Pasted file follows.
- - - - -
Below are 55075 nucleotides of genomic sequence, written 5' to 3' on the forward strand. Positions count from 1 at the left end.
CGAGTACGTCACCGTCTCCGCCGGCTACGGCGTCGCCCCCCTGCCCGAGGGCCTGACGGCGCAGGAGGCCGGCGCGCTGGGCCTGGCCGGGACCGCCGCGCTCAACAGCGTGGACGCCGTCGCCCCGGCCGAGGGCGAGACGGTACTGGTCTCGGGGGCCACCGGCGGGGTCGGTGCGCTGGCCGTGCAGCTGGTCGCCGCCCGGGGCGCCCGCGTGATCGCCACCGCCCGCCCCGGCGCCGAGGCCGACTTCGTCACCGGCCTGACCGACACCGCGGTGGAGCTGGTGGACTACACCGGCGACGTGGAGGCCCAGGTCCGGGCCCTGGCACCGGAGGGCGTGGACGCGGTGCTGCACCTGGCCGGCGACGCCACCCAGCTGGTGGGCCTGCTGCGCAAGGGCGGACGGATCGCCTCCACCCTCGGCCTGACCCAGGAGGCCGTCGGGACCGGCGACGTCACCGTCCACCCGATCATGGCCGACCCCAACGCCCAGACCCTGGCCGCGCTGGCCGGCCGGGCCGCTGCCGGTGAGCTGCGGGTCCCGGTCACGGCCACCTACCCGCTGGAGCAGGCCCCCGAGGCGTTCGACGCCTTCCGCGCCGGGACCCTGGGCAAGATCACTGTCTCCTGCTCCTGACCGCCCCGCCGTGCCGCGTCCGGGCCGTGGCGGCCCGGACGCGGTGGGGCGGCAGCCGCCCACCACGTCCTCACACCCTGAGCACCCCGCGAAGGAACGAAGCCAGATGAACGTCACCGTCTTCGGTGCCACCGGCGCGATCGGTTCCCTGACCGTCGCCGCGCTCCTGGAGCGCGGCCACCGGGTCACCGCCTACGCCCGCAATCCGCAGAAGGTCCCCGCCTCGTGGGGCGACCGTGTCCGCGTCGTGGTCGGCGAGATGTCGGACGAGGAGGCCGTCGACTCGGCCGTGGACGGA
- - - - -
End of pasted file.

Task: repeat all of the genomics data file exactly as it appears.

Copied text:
Below are 55075 nucleotides of genomic sequence, written 5' to 3' on the forward strand. Positions count from 1 at the left end.
CGAGTACGTCACCGTCTCCGCCGGCTACGGCGTCGCCCCCCTGCCCGAGGGCCTGACGGCGCAGGAGGCCGGCGCGCTGGGCCTGGCCGGGACCGCCGCGCTCAACAGCGTGGACGCCGTCGCCCCGGCCGAGGGCGAGACGGTACTGGTCTCGGGGGCCACCGGCGGGGTCGGTGCGCTGGCCGTGCAGCTGGTCGCCGCCCGGGGCGCCCGCGTGATCGCCACCGCCCGCCCCGGCGCCGAGGCCGACTTCGTCACCGGCCTGACCGACACCGCGGTGGAGCTGGTGGACTACACCGGCGACGTGGAGGCCCAGGTCCGGGCCCTGGCACCGGAGGGCGTGGACGCGGTGCTGCACCTGGCCGGCGACGCCACCCAGCTGGTGGGCCTGCTGCGCAAGGGCGGACGGATCGCCTCCACCCTCGGCCTGACCCAGGAGGCCGTCGGGACCGGCGACGTCACCGTCCACCCGATCATGGCCGACCCCAACGCCCAGACCCTGGCCGCGCTGGCCGGCCGGGCCGCTGCCGGTGAGCTGCGGGTCCCGGTCACGGCCACCTACCCGCTGGAGCAGGCCCCCGAGGCGTTCGACGCCTTCCGCGCCGGGACCCTGGGCAAGATCACTGTCTCCTGCTCCTGACCGCCCCGCCGTGCCGCGTCCGGGCCGTGGCGGCCCGGACGCGGTGGGGCGGCAGCCGCCCACCACGTCCTCACACCCTGAGCACCCCGCGAAGGAACGAAGCCAGATGAACGTCACCGTCTTCGGTGCCACCGGCGCGATCGGTTCCCTGACCGTCGCCGCGCTCCTGGAGCGCGGCCACCGGGTCACCGCCTACGCCCGCAATCCGCAGAAGGTCCCCGCCTCGTGGGGCGACCGTGTCCGCGTCGTGGTCGGCGAGATGTCGGACGAGGAGGCCGTCGACTCGGCCGTGGACGGA